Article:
The usually mild-mannered Jay Bruce of the New York Mets lost his cool with the media talking about his season-long quagmire.
With the Mets currently at 28-34 and Bruce mired in a season-long slump, the usually stoic outfielder showed his mounting frustration when he let out an expletive-filled answer when speaking to Mike Puma of The New York Post. Said Bruce:
“When I came over here in 2016 and I went through that stretch, I was f–king lost. I did not have a chance up there. But every day I f–king come in here and I feel good. I feel like I am taking quality at-bats and putting good swings on balls and there is a confidence there.”
Bruce refused to blame his struggles on his ongoing plantar fasciitis. The numbers tell a different story. He has a slash line of just .219/.299/.328 with three home runs and 15 RBI in just over 200 at-bats. Last year Bruce hit 35 HR with 107 RBI with an OPS of .841 with the Mets before being traded to Cleveland at the 2017 trade deadline.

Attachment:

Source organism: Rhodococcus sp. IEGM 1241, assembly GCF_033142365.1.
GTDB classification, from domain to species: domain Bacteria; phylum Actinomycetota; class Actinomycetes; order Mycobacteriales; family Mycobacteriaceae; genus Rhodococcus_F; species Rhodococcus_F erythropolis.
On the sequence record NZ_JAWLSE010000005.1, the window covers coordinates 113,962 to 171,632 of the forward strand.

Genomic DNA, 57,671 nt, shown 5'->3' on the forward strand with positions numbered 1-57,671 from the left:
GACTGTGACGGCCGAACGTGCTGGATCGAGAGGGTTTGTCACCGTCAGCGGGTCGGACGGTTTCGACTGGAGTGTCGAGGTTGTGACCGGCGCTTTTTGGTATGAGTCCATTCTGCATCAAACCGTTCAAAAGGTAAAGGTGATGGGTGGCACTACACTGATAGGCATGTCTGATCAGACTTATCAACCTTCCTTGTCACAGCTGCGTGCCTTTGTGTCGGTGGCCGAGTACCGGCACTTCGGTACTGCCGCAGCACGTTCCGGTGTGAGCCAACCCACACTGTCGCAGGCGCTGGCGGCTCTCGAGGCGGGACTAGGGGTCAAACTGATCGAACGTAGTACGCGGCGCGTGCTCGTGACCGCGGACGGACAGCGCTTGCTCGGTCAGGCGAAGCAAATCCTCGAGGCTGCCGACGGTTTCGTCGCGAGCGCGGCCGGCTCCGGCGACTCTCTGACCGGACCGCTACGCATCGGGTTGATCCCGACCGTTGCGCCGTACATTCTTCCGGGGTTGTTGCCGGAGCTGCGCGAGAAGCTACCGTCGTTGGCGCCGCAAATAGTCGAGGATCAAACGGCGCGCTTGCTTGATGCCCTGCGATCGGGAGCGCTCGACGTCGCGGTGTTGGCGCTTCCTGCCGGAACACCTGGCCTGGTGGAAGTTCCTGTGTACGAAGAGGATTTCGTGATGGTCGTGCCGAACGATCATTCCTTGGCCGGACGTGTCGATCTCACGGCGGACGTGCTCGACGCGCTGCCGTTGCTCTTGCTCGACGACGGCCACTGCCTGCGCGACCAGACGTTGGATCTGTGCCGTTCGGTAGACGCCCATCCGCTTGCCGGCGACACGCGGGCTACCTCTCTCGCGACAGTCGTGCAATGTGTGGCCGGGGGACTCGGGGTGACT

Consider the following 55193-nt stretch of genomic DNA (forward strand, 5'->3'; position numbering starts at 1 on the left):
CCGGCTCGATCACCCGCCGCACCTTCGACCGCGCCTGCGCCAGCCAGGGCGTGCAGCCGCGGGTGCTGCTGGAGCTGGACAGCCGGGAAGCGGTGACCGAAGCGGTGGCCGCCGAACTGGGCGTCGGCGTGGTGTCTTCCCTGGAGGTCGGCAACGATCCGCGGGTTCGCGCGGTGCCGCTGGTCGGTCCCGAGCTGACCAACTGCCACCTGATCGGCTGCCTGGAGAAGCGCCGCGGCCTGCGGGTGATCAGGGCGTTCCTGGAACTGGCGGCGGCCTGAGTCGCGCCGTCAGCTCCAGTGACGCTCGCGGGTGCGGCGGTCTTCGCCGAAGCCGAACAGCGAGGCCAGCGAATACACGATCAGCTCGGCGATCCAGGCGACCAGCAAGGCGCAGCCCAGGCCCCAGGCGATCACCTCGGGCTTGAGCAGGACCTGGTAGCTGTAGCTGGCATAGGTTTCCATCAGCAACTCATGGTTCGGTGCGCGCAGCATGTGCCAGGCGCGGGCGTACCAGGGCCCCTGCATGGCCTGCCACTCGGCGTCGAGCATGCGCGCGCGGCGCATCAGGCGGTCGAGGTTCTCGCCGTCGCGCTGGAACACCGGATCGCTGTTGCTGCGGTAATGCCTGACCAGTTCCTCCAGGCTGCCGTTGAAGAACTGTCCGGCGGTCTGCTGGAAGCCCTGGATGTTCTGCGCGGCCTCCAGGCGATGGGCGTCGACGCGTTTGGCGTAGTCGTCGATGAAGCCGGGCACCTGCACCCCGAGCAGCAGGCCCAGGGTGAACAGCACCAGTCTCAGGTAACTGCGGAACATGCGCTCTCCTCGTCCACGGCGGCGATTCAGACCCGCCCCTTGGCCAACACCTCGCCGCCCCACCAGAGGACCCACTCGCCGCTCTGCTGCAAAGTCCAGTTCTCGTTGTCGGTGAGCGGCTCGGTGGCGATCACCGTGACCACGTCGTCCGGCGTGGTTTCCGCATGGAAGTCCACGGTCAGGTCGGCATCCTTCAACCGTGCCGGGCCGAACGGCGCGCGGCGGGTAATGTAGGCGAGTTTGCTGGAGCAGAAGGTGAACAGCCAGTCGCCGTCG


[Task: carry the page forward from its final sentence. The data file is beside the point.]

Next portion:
Bruce looks compromised in the outfield, running very gingerly in the Yankees series and has just not looked like the same player.
I will say that in the outfield and on the bases, the plantar fasciitis is still there a little bit, but I cannot attribute that to [the slump],” Bruce said. “This is something that I haven’t been through as a player yet. I had bad seasons in 2014 and ’15, but I wasn’t healthy. I am healthy and I feel great and I feel I am taking good at-bats — my work is good, crisp. The results just aren’t there. I feel if I am healthy and I am taking these at-bats, that it’s going to come.”
Bruce had an OPS of .695 in 2014 and 2015 when despite averaging 147 games, he played with a bad knee and admits it impacted his play. While Bruce, who is in the first year of a three-year $39 million contract refuses to admit his foot is affecting his performance, Bruce is obviously not at 100 percent in 2018. While his will to battle is admirable, Bruce is just not helping the Mets right now and both he and the team may very well both benefit by him resting his ailing foot.